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Microsoft revamps code architecture of Edge browser to achieve faster load times

Microsoft revamps code architecture of Edge browser to achieve faster load times

In relative silence, Microsoft has recently improved the performance of its Edge browser, achieving a better (loading) user interface performance. The company indicates that an entirely new underlying code architecture has been introduced for this purpose.

In recent months, Microsoft has been making several improvements to its Edge browser under the radar, the tech giant recently announced. The improvements mainly focused on optimizing the browser’s performance. The changes are based on telemetry data Microsoft receives about this performance from end users.

In Edge versions 122 and higher (the most recent one being 125.0.2535.6) the user interface now loads 42 percent faster than before. For devices without an SSD and less than 4GB of RAM, loading time has even been accelerated by 76 percent. As of Edge version 124, folding in and out the list of favourites is now 40 percent faster.

In the coming months, Microsoft will also improve other browser applications in Edge. These include browsing history, downloads, and wallet.

Amount of necessary code addressed

According to Microsoft, performance improvements result from addressing the amount of code used. Based on telemetry data, the company realized that code bundles used by components of the Edge browser were too large. This was because, on the one hand, the organization of the UI code in the browser was not modular enough, allowing one part of this code to slow down other parts. This caused certain components to share certain data unnecessarily.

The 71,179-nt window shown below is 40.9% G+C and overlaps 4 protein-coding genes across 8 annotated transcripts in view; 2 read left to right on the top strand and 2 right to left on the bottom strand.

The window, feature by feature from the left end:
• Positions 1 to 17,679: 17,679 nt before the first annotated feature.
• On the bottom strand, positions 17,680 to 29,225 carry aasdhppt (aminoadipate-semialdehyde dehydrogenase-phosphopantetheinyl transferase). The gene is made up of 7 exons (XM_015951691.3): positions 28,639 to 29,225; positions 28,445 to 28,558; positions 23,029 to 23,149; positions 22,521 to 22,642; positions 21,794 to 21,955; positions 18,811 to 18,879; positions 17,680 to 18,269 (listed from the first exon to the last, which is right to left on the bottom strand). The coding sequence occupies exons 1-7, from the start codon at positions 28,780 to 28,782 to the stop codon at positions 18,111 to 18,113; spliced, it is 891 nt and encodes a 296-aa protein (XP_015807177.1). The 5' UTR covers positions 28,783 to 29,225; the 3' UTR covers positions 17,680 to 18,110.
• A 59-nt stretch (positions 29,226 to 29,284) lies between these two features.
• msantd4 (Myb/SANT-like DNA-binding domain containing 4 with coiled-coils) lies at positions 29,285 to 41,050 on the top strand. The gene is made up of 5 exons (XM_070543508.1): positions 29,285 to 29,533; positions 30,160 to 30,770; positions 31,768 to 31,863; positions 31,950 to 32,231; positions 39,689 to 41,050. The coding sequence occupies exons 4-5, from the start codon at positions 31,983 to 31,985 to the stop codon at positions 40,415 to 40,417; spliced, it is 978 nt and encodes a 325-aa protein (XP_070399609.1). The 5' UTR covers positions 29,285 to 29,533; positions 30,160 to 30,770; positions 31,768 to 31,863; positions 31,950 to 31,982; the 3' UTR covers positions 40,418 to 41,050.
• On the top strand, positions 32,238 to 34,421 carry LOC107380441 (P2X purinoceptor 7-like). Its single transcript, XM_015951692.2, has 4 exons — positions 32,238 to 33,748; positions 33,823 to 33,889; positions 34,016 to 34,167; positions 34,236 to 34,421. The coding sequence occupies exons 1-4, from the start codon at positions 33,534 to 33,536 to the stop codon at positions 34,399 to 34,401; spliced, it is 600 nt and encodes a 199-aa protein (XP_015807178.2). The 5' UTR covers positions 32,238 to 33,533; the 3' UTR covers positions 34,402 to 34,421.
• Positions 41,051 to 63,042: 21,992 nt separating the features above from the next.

On the other hand, lots of code used a framework that relied on JavaScript to render the user interface in a process called ‘client-side rendering’. This has been a popular trend among developers over the past decade. It has allowed them to be more productive and allows for more dynamic UI experiences.

Ultimately, it turned out that the client-side rendering method causes a huge delay before end users see the user interface. This particularly affects end users with low-end devices.

New underlying architecture

With the update, Microsoft has ensured that the user interface loads faster via the new architecture. This markup-first architecture reduces the size of code bundles and the amount of JavaScript code required to launch the user interface. Microsoft calls this development WebUI 2.0.

This new internal UI architecture is more modular, relying on a repository of web components specifically adapted for modern Web engines.

Furthermore, new web platform patterns have been added, making it easy to introduce new browser features that stay within the new markup-first architecture and unlock the most optimal capabilities.

Also read: Microsoft Edge Workspaces turns browser into a collaboration hub